(Seattle FilmWorks)
Seattle, Washington
(1998 - 2002)

Programming at
Programming as Systems Programmer at

Software Built:

  • Digital Photo Rendering

  • “Printerface” Photo Printing System

  • Photo Sharpening Software

  • Photo Frames Creation System headquarters in Seattle.

My Experience at

         I developed Windows NT software applications,
COM objects, and ISAPI Internet objects using C++,
MFC, XML, XPath, and MSXML, LeadTools and
ImageGear tools to support the printing of scanned
film photos and uploaded digital photographs onto
photographic paper, and as images displayed on the
internet, photo greeting cards, mugs, calendars, shirts
and other products.
I also created C++ routines to
accept customers’ uploaded image files in many
variations of the JPEG format into the photo archive
And I developed a “Printerface” image printing
management Windows NT application to let
operators control the order and printers used for
photo printing jobs.

        The company was originally known as "Seattle
FilmWorks" and famous for printing film photos.
( Click here for "A Tour of our Lab" from the 1999
Seattle FilmWorks website...)
        My first and primary assignment was to expand
and maintain the software that renders digital photo
images into a form that can be printed correctly on
photographic paper. Later, I was given an additional
challange: to "sharpen" the images to vastly improve
their appearance on when printed. I experimented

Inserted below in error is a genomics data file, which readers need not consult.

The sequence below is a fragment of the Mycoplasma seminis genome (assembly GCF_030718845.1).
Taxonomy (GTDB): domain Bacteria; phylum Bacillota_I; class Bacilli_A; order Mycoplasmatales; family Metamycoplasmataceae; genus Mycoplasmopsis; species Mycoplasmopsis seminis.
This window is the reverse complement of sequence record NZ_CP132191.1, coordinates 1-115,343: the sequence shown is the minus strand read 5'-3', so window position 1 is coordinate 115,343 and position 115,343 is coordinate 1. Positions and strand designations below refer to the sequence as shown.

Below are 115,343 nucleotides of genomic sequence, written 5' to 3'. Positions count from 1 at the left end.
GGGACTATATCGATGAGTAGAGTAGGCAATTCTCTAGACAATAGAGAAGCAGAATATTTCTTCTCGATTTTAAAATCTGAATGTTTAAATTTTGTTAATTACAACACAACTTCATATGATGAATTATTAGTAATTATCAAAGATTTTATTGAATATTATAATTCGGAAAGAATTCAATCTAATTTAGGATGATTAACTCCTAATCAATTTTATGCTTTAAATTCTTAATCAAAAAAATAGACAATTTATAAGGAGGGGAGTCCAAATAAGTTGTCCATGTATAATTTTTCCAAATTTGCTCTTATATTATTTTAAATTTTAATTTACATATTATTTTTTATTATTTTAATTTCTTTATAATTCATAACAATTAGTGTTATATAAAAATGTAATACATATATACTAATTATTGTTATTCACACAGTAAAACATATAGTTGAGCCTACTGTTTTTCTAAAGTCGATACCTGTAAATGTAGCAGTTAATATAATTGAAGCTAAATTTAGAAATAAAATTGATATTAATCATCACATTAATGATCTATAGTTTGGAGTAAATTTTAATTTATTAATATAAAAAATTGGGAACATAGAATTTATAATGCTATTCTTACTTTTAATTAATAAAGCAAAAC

with many pixel manipulation techniques and settled
on one set of transformations that seemed to me to
produce the best printed results for all kinds of
digital photos. A magazine published for photo
printing companies held a contest to determine
which photo printing company printed the best
quality photos. won that contest
with my sharpening algorithm!
         Later, I was given a new challenge: to add a
frame border to any photo according to the wishes
of the customer. I was successful in creating a
system that let the customer specify any type of
frame desired.
         During my employment at,
I seemed especially good at finding the causes of
problems in the production of printed photos.
When film processing demand vanished with the
advent of digital photography, the company was
forced to lay off most of its employees. When I was
to be laid off, I was asked to train a replacement
who would be able to assume my software
maintenance responsibilities after my departure.
I was able to accomplish that task, but I admitted
I did not see a way to train anyone to solve the
production problems, assuming my abilities in that
regard were due to my many years of experience.
But as my final days approached, a production
problem arose that halted photo printing. I saw the
cause of the problem that could be seen in several
email messages. I then realized that I had been able
to teach my computer science students such
problem-solving skills by challanging them and
guiding them toward a solution, so I pointed the team
to those emails and challenged them to find the cause
themselves. Only one programmer accepted the
challange, and within an hour or so, he provided the
answer and fixed the problem. But then another
problem arose, and I hoped that he would be able to
solve that problem too. I guessed the area that was
the probable cause, and quietly asked him a question
that pointed him in the right direction, and he solved
that problem too. I then felt I had succeeded in
training someone who would be able to solve
production problems after I left.

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